Restructured airline to return Alaska passengers to the air
ANCHORAGE, Alaska (AP) — An Alaska airline forced to file for bankruptcy because of a severe drop in business following the coronavirus outbreak is set to return passengers to the air.
Ravn Alaska is scheduled to begin operating flights to six Alaska communities Friday and resume regularly scheduled public chartered flights.
Ravn Alaska CEO Rob McKinney said tickets are available for flights between Anchorage and Unalaska, Sand Point, Homer, Kenai and Valdez.
RavnAir Group was previously the largest rural carrier in Alaska, employing more than 1,300 people and serving more than 100 communities across the state.
The company halted operations in April, laid off staff and filed for bankruptcy because of the economic impact of the coronavirus. The company operated more than 400 flights daily with a fleet of 72 aircraft, but passenger traffic decreased more than 90% after the outbreak of the pandemic.
The company is now under new ownership and management.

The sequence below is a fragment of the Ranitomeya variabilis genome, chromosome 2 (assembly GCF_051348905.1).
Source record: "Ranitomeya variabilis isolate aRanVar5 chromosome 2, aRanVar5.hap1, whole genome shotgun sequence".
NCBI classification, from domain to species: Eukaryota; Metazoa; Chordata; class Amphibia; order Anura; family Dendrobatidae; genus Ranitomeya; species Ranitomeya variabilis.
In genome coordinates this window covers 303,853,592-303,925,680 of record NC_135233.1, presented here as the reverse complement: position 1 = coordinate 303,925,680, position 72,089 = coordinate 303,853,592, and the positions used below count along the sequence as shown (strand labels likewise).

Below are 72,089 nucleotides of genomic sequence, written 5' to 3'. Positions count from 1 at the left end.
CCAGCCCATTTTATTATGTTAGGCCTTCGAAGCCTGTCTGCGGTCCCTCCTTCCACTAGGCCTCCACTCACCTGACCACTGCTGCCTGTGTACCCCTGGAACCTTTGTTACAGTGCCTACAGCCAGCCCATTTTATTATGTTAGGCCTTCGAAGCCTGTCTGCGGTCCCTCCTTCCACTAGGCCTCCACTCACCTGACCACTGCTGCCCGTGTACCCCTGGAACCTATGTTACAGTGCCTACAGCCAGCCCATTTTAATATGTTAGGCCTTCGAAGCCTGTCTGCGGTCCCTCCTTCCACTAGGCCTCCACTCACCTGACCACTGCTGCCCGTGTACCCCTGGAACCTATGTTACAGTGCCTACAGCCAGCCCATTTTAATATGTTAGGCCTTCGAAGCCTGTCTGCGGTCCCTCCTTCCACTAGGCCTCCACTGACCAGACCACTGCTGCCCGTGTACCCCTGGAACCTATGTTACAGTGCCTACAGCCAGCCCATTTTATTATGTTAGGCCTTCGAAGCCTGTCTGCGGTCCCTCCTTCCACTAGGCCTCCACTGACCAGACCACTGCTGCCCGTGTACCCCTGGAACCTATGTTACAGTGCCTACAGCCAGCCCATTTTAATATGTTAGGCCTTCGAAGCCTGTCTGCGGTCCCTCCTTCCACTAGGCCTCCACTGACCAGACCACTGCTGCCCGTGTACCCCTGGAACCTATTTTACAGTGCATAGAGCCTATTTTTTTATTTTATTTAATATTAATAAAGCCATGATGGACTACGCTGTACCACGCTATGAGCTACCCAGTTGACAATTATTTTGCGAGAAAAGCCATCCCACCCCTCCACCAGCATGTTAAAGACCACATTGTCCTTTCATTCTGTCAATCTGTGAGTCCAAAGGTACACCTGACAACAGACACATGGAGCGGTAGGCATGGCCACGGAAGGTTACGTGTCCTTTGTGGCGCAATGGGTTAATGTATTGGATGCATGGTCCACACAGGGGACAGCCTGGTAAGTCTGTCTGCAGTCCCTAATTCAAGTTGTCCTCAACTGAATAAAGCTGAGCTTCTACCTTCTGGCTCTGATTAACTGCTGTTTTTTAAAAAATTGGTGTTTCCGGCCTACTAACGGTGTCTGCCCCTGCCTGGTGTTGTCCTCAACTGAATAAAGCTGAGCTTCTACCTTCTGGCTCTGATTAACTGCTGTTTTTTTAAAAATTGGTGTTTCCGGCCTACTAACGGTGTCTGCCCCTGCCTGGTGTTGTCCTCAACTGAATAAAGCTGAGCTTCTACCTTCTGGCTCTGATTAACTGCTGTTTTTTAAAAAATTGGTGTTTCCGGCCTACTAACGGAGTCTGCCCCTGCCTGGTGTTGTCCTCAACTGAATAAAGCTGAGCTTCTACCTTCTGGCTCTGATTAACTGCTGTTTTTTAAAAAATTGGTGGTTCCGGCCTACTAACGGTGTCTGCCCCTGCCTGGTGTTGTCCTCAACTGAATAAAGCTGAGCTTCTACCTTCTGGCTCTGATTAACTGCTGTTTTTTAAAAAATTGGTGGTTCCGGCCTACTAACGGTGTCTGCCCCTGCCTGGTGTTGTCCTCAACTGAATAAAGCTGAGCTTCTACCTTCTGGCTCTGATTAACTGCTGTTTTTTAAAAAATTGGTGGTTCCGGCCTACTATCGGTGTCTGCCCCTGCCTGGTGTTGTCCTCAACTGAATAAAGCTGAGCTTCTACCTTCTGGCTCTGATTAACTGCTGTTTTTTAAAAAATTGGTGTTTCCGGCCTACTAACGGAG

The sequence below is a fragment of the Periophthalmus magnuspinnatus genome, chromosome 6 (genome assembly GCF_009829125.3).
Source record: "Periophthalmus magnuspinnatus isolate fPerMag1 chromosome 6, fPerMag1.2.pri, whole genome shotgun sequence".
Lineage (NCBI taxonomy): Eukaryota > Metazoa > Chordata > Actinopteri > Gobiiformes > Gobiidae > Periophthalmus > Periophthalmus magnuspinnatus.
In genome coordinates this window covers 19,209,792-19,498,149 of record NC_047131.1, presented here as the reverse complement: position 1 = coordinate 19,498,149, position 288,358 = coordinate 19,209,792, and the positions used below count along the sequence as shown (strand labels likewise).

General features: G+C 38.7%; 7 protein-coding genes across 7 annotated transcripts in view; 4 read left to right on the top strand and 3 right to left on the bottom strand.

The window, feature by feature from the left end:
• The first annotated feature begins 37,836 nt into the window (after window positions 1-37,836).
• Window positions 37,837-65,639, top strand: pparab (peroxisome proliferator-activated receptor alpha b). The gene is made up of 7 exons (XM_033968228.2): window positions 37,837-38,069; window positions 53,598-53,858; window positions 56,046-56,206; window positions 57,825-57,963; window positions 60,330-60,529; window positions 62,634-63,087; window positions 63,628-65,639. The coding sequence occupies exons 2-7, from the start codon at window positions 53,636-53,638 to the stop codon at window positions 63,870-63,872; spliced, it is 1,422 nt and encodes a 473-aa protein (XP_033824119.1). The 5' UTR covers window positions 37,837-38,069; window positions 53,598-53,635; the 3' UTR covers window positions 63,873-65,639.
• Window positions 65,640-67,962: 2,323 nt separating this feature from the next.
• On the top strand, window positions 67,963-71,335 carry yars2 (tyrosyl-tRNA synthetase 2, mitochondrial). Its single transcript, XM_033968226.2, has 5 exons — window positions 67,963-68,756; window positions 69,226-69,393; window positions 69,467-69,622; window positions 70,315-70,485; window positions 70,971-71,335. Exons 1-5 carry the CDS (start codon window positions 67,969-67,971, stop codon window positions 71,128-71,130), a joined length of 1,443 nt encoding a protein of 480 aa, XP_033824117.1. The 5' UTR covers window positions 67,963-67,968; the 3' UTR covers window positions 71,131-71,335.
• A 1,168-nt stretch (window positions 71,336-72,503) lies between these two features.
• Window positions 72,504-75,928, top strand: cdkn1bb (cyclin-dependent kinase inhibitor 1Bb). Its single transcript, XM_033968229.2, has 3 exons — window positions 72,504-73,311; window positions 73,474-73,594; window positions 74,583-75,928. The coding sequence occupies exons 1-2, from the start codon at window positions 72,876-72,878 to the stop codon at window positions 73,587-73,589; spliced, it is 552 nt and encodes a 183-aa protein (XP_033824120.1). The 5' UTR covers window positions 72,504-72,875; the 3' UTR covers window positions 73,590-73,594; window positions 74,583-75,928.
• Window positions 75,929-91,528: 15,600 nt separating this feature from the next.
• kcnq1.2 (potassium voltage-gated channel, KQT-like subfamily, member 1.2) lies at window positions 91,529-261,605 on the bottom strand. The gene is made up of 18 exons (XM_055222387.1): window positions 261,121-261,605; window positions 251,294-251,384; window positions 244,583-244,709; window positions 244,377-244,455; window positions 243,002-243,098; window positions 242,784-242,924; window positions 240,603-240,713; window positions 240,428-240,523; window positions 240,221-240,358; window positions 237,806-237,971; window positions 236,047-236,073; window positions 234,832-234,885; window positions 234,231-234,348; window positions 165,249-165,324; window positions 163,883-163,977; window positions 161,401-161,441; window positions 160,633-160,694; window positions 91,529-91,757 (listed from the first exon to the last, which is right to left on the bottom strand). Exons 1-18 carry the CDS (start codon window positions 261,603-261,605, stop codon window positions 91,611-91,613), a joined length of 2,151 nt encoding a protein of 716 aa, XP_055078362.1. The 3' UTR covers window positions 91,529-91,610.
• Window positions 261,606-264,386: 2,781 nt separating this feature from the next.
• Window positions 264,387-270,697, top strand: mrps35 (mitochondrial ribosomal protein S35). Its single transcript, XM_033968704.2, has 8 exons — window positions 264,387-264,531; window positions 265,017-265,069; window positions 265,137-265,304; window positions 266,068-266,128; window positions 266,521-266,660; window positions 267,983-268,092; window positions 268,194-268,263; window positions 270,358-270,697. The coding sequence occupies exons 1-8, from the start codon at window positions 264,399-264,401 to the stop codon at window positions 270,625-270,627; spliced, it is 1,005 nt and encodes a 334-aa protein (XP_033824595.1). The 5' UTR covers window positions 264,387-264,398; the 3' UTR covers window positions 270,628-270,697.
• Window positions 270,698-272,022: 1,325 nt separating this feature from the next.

McKinney, a pilot with experience flying in Alaska, was part of a group that acquired some of RavnAir Group’s assets in August for $9.5 million, including several de Havilland Dash-8-100 aircraft.
McKinney also helped launch FLOAT Shuttle, a Southern California air taxi that purchased the RavnAir assets.
Ravn Alaska has rehired more than 300 employees for the relaunch, the company said in a statement.
“There are a lot of familiar faces back at Ravn and we’re proud to rehire this crew and provide jobs to so many Alaskans that are experts in their field,” McKinney said in the statement. “They know the routes, the passengers and community needs that are critical in making the airline responsive, dependable and safe.”
The public chartered flights will be limited to four round-trips per week between Anchorage and the other communities, McKinney said Wednesday.
“It gets us in the air quicker, but on a limited basis,” he said.
For most people, the coronavirus causes mild or moderate symptoms, such as fever and cough that clear up in two to three weeks. For some — especially older adults and people with existing health problems — it can cause more severe illness, including pneumonia, and death.